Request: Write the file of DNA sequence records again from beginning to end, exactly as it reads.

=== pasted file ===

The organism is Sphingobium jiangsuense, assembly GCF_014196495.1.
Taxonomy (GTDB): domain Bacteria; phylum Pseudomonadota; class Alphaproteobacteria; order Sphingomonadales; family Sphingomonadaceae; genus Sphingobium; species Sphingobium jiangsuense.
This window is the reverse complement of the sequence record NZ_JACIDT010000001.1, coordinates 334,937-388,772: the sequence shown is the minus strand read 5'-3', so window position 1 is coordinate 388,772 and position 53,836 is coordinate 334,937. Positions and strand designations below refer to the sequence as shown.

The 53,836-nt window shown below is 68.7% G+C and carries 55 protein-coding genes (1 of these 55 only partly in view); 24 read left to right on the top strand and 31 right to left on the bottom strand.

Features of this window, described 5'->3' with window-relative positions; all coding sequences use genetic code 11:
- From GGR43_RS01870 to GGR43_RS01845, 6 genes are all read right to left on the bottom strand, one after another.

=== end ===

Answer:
The organism is Sphingobium jiangsuense, assembly GCF_014196495.1.
Taxonomy (GTDB): domain Bacteria; phylum Pseudomonadota; class Alphaproteobacteria; order Sphingomonadales; family Sphingomonadaceae; genus Sphingobium; species Sphingobium jiangsuense.
This window is the reverse complement of the sequence record NZ_JACIDT010000001.1, coordinates 334,937-388,772: the sequence shown is the minus strand read 5'-3', so window position 1 is coordinate 388,772 and position 53,836 is coordinate 334,937. Positions and strand designations below refer to the sequence as shown.

The 53,836-nt window shown below is 68.7% G+C and carries 55 protein-coding genes (1 of these 55 only partly in view); 24 read left to right on the top strand and 31 right to left on the bottom strand.

Features of this window, described 5'->3' with window-relative positions; all coding sequences use genetic code 11:
- From GGR43_RS01870 to GGR43_RS01845, 6 genes are all read right to left on the bottom strand, one after another.